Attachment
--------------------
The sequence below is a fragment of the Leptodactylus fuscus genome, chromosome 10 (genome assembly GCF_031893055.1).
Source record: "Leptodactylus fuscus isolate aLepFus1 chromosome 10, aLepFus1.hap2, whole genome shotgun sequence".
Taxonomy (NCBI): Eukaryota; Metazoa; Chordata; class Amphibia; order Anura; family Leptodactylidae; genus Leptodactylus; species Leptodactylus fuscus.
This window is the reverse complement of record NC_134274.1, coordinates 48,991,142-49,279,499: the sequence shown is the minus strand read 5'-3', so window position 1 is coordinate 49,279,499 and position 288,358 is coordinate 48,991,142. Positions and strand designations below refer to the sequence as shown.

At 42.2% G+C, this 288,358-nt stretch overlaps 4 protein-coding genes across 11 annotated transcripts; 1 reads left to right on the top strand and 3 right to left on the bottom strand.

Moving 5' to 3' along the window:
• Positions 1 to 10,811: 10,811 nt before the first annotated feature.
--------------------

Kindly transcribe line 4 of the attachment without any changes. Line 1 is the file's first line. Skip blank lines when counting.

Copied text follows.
This window is the reverse complement of record NC_134274.1, coordinates 48,991,142-49,279,499: the sequence shown is the minus strand read 5'-3', so window position 1 is coordinate 49,279,499 and position 288,358 is coordinate 48,991,142. Positions and strand designations below refer to the sequence as shown.